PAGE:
This week’s HTYH is a continuation of Dennis’ story: Me and Cato lay up in the corn crib and drank a whole jar of his grandfather’s homemade wine. About ten or fifteen minutes later a wave of wisdom washed over me that ran my I.Q. up to about 200. My kneecaps started tingling, I felt soul come over me for the first time, it put glide in my stride and I was the king of cool. Things suddenly got brighter and that was my first spiritual awakening.


Me and Cato headed down a dirt road and hid up in some plumb bushes because we intuitively knew it must be illegal for two Baptist boys to have that much fun on a Saturday afternoon. We hid in those plum bushes and imagined what we’d do if those two Britney girls came over that hill. But they didn’t and we didn’t get to do it, but it didn’t bother us because we didn’t know how to do it anyway. But I did know that I wanted more of that alcohol; give me more.

My next encounter with alcohol was that same summer when I decided to make homemade wine. I was smart like that. I woke up one day and knew that I could make wine. We had moved off the farm into town and there were some wild cherries growing in our backyard; I was a wild man so it seemed I should make some wild wine. I boiled some cherries and put them in two jars, but I hadn’t quite figure out the fermentation process. I thought I was supposed to leave it set for a time while alcohol mysteriously got into it. I dug a hole in the back yard and buried the jars and sat on the back porch and waited a while before I dug them up again and drank one. I was greatly disappointed when it didn’t make me feel like the wine me and Cato had drunk. I got impatient and decided to hurry it up by pouring rubbing alcohol into the second quart, it didn’t make me high either, but it gave me the worst case of gas I ever had. See, I was trying to recapture that wonderful feeling I had experienced the first time I got high.

By the time I graduated high school my alcoholism was in full swing. I made the cut for freshman basketball but drank myself out of the athletic program, the college preparatory program, the general studies program, the vocational program and barely managed to graduate. Eventually, I started shoplifting to get high.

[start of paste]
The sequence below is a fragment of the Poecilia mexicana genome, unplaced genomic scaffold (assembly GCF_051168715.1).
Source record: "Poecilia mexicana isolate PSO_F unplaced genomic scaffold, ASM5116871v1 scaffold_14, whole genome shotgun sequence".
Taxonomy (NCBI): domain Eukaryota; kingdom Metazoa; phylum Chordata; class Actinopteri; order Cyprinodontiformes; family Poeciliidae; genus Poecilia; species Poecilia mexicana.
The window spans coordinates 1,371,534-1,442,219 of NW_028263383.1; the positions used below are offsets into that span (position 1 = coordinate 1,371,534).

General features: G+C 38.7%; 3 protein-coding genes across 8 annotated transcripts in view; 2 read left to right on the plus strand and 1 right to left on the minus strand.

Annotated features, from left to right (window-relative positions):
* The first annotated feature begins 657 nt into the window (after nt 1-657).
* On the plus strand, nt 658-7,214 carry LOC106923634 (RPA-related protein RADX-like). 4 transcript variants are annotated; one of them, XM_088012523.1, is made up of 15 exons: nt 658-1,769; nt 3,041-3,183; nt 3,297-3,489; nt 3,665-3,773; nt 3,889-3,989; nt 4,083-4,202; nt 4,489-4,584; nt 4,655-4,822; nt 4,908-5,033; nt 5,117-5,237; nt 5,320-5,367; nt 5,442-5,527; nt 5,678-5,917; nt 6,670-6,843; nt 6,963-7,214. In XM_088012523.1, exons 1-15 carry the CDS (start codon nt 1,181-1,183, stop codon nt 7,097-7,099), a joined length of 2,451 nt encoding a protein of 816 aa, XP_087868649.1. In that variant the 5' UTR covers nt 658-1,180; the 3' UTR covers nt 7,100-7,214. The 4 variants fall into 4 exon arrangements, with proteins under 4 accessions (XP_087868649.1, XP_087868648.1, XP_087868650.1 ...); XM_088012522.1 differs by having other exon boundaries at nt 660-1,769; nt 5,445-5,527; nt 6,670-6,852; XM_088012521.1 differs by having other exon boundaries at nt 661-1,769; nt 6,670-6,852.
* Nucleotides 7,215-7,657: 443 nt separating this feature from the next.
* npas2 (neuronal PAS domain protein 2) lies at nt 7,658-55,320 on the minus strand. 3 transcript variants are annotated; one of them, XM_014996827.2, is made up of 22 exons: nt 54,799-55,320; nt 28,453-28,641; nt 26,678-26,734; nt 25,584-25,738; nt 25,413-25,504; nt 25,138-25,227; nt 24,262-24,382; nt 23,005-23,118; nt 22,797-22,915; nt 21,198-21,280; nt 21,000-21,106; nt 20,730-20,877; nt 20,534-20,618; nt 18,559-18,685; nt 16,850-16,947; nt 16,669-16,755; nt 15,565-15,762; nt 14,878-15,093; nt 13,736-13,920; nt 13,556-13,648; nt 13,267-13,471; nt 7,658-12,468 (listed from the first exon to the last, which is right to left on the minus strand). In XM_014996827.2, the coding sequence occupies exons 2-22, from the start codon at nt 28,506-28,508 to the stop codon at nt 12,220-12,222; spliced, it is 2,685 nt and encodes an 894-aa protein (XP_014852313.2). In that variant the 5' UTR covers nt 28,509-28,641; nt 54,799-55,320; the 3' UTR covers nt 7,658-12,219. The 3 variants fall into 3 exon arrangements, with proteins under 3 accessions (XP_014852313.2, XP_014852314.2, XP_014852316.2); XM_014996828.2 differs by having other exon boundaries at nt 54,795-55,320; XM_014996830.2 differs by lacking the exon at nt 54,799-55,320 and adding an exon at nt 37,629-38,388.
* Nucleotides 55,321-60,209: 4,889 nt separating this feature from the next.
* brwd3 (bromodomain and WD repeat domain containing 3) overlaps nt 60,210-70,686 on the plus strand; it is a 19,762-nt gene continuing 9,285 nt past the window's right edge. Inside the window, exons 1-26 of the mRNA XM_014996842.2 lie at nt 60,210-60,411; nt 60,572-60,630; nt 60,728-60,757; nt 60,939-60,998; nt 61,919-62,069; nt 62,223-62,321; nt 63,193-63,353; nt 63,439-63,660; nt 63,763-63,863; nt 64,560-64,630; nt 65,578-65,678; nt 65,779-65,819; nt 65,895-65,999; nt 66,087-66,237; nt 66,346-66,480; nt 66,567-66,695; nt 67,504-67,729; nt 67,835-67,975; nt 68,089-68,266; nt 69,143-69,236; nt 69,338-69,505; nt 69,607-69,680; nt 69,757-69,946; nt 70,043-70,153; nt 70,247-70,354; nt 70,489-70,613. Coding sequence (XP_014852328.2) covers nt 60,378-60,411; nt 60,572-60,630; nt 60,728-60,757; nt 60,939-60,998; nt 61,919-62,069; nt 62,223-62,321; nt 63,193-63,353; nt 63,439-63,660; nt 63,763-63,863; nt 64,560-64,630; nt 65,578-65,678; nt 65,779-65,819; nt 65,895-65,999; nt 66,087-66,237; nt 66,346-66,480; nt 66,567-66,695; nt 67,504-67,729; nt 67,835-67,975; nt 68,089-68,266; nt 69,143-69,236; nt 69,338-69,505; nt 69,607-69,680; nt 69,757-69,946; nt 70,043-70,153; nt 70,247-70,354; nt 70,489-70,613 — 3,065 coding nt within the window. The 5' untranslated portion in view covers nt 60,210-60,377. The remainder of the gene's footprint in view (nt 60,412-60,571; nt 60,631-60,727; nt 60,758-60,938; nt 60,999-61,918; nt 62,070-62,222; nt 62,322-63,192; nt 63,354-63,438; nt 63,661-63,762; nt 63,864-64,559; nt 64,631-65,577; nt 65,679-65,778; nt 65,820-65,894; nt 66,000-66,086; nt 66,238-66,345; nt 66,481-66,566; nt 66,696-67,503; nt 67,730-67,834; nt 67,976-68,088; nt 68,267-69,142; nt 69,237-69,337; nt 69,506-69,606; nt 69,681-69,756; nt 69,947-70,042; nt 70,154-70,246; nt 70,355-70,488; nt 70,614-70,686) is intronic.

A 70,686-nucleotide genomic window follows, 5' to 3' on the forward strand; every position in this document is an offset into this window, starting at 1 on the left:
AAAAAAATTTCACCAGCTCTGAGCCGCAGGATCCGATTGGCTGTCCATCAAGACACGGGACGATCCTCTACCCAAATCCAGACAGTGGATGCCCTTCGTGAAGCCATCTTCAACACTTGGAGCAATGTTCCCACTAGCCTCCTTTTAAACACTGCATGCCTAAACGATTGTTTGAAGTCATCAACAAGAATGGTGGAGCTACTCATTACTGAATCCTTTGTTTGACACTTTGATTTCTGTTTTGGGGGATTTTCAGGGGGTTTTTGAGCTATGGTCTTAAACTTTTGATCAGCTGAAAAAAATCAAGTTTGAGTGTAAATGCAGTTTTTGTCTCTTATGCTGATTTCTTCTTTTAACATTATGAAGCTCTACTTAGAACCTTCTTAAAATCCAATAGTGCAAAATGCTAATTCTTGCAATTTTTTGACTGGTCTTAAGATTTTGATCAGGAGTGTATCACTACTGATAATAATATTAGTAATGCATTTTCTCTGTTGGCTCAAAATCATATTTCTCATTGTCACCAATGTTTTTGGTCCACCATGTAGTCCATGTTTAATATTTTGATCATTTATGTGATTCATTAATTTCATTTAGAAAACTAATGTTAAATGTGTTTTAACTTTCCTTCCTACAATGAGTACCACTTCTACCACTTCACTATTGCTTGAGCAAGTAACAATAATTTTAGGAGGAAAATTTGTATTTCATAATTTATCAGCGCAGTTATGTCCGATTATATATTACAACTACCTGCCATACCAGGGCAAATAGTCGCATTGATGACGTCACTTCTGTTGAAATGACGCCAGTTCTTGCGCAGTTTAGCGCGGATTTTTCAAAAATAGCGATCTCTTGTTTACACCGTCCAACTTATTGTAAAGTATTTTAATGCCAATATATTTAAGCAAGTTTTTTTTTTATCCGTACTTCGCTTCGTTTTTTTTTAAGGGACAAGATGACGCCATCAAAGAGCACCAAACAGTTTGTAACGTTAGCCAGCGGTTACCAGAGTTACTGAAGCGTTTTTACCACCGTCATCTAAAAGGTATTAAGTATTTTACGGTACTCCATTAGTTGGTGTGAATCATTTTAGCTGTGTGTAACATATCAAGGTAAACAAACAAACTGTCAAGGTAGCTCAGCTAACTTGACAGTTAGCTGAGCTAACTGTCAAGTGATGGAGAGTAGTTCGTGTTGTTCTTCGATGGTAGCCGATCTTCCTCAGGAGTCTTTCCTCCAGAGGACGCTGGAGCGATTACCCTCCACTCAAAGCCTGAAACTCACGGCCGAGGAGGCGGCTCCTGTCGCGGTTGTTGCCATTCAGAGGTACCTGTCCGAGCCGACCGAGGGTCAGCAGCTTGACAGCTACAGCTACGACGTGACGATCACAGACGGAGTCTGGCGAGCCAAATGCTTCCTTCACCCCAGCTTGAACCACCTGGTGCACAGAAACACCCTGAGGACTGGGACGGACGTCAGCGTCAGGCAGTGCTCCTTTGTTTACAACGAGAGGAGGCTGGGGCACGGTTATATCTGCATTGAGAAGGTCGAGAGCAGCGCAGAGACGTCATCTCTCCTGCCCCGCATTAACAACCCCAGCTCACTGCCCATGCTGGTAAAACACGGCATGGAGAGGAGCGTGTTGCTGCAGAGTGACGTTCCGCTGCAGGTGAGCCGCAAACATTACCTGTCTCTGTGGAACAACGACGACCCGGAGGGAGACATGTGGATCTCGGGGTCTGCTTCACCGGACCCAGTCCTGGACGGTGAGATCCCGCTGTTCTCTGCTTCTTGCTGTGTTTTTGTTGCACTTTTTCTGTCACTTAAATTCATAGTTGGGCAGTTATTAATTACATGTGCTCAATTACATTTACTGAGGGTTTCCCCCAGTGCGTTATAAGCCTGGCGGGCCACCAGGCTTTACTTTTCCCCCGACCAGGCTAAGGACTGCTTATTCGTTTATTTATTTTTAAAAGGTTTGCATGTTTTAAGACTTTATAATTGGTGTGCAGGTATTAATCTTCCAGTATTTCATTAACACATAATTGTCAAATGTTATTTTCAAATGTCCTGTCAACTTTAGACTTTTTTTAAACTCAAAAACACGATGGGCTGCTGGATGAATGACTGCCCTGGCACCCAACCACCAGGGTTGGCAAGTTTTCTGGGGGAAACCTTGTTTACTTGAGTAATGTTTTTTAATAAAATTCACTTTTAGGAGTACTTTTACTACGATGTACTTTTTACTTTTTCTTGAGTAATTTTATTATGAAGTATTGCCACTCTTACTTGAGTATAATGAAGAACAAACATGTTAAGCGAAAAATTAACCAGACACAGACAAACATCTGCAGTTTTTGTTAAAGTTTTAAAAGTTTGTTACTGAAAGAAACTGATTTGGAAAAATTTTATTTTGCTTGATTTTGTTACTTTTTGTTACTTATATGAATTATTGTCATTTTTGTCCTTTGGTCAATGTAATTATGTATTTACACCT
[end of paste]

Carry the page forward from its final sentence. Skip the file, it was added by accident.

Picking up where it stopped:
I thought about those days since I’ve been sober and I don’t know whatever made me think I could drink alcohol and shoplift; I was too drunk to run and always got caught. Before I graduated from high school, I was confronted about my alcoholism at least four times. The first time was by my English teacher, she was a preacher’s daughter who taught me three years in high school. Back then teachers knew you, your family and your possible potential. She said, “Dennis, I believe you have a drinking problem.” I said, “Me too, it costs too much and I can’t get enough money to buy it.” She showed me my attendance record and said that the work I did my freshman year was better than the work I’d done my senior year, but I didn’t listen to her because she was a lot older than me. The second time was by a girl the same age as me and the third time was by a preacher’s daughter named Silvia, she said, “Dennis, I believe you’re an alcoholic.” That changed the whole ballgame. I didn’t mind having a drinking problem, being called a thief, or a bum, but I didn’t want to be called an alcoholic. I said, “Silvia, does this mean you won’t keep doing my history homework?” Well, she did and it was because of her that I graduated from high school. Then there was Linda Lowe, she said, “Dennis, you’re a nice guy. If you stay off the booze, everything will be OK.” And finally there was Janice, she said, “Dennis, one of these days reality is going to hit you square in the face,” but it took sixteen more years of hard drinking before I understood what those good folks were trying to tell me.


To be continued.

The Waynedale News Staff

John Barleycorn

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